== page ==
Exhibition Guide
Silvie Defraoui. The Tremor of Certitude


The exhibition Le tremblement des certitudes [The Tremor of Certitude] offers an overview of the past thirty years of work by a major figure on the Swiss art scene. In her work, Silvie Defraoui (*1935, St. Gallen) questions our relationship to images and the way they mediatize reality. She invites us to see the impermanence of the present as one of the conditions of human experience. Cut-up and reassembled photographs, videos that are screened on the wall, on the floor or on salt, paintings on canvas, and neon lights bring together texts, symbols, and graphic elements, like a rich trove of clues from which we can rethink the narratives of yesterday, today, and tomorrow.

All of Silvie Defraoui’s output is part of the jointly created the Archives du futur [Archives of the Future], which she founded in 1975 with Chérif Defraoui and to which she has added on her own since 1994, the year her partner passed away. Like a network of ideas, this corpus forms a long commentary on questions concerning image, memory, history, and the connections between space and time. “Archives du futur means looking at the present to know what tomorrow is going to be made of”, as the artist points out. For what is peculiar to the present moment is indeed that it is always in motion. It is forever weakening our certainties and demanding a constant reevaluation of the stories, images, and motifs making it up.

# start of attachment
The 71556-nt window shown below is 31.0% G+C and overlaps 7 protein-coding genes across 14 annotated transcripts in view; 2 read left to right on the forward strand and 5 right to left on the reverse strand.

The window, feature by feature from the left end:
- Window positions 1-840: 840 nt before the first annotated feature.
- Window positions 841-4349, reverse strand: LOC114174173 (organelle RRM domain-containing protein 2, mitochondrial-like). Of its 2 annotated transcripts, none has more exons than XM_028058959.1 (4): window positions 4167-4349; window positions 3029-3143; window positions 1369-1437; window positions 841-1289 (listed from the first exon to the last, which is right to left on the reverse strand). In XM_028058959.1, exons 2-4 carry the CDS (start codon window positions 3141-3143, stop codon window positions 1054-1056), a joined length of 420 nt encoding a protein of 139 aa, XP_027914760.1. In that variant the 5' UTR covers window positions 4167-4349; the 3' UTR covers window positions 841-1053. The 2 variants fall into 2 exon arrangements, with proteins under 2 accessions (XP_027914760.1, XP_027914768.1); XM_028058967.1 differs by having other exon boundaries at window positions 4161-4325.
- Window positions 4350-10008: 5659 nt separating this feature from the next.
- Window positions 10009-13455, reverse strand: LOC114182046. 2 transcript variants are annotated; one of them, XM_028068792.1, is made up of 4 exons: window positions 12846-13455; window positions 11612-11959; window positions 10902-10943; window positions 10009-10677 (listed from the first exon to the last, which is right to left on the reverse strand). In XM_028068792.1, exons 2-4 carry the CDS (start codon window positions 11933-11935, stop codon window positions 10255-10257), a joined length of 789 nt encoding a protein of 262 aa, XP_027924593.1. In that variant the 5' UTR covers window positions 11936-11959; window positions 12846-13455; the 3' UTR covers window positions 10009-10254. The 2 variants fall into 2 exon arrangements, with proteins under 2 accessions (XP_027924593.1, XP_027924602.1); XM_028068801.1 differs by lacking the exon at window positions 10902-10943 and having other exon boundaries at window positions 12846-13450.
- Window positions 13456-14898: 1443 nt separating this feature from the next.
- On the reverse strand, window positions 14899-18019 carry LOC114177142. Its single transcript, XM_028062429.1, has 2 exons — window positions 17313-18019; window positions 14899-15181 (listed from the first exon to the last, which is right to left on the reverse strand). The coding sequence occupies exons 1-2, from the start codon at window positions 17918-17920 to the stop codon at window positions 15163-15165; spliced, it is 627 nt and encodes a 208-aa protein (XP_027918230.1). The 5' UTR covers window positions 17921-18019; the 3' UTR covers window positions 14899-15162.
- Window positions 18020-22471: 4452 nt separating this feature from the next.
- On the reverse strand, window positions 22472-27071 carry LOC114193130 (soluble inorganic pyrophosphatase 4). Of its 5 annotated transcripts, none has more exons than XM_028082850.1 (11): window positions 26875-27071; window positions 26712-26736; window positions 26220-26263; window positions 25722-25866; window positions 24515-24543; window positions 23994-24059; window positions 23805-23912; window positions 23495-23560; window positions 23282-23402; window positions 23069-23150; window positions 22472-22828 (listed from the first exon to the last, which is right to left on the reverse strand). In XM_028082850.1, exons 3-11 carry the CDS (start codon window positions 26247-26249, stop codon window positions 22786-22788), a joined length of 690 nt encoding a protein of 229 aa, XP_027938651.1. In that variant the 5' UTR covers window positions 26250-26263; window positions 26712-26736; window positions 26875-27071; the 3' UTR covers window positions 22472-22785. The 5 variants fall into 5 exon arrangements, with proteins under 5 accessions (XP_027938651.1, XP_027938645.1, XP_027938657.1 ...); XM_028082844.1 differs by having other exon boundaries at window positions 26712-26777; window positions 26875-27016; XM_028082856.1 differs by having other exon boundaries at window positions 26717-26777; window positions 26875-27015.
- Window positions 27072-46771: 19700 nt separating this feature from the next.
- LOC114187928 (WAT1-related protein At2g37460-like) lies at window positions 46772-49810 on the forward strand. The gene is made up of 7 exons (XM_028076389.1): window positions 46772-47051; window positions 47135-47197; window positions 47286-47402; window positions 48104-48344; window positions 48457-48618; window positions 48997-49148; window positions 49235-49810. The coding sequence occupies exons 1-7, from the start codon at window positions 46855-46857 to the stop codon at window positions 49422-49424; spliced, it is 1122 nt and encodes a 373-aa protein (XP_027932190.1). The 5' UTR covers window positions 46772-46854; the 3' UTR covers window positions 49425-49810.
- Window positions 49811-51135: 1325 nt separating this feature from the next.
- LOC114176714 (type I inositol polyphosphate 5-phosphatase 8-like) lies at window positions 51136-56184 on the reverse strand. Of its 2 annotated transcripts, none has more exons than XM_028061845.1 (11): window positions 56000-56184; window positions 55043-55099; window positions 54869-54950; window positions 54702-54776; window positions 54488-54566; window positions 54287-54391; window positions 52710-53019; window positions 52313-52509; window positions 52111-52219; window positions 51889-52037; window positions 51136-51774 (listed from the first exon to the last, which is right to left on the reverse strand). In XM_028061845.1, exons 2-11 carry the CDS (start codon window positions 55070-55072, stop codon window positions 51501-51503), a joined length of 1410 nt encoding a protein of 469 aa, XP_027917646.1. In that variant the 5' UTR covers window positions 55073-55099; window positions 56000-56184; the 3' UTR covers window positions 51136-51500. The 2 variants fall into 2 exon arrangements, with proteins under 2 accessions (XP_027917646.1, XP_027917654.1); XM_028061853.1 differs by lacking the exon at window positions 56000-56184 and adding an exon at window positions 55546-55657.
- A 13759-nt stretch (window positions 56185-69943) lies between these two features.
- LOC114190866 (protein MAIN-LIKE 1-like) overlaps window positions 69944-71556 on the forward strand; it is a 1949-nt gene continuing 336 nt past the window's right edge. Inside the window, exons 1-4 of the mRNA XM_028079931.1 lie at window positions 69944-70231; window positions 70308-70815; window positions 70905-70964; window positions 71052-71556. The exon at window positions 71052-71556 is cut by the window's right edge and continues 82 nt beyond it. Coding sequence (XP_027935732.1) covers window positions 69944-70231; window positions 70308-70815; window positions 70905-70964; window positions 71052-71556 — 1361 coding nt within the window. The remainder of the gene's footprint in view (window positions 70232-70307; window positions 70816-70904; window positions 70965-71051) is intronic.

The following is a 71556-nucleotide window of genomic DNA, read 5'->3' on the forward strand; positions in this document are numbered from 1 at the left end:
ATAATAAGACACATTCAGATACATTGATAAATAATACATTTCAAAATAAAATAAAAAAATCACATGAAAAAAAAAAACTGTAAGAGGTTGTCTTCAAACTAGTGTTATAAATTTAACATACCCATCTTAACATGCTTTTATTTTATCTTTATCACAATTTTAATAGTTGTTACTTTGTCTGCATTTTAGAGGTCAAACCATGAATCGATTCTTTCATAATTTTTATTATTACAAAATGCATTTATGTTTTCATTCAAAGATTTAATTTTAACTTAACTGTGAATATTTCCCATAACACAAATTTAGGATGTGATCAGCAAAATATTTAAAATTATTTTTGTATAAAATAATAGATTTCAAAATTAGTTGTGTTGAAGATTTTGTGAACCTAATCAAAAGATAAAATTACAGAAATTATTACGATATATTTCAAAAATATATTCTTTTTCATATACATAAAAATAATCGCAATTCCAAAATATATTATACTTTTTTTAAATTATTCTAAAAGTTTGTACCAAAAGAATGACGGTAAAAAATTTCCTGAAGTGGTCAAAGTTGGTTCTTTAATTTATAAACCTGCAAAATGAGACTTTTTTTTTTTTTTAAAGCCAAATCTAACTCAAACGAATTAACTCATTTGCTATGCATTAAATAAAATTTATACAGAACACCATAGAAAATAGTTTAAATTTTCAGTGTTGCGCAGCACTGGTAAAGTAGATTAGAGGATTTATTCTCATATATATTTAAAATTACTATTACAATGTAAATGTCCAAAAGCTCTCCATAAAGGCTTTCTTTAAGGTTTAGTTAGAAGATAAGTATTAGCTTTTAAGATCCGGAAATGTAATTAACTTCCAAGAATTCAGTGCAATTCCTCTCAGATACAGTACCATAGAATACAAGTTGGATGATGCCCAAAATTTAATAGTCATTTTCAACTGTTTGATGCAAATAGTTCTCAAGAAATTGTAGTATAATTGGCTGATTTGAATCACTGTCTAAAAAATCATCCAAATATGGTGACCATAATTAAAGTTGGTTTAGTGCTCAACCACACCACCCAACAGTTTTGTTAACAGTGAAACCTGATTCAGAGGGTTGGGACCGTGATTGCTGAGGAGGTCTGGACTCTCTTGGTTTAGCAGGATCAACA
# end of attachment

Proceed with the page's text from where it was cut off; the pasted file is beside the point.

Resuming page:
Print version (pdf)

Destinations and Indices de variation

Destinations (1994-1995) is a piece grounded in the work of collecting words and images. Postcards representing landscapes, ornaments, or monuments offering viewers impressions of travels in Egypt are brought together in a single frame. Using collage and superimposing motifs that go back millenniums, Silvie Defraoui recomposes new landscapes that are subjective and fragmentary – they are the landscapes of memory. The piece is displayed as a frieze on the wall. The frames making it up, arranged on two levels, form two horizon lines. They are arranged with a regularity that suggests
ornamentation while inviting us to read them on two levels, i.e., as image on the upper line, and writing in the frames of the lower line. These texts reproduce the names of geographic localities in Egypt that exist. Yet despite that reality, they do not refer to the places depicted in the postcards positioned above them.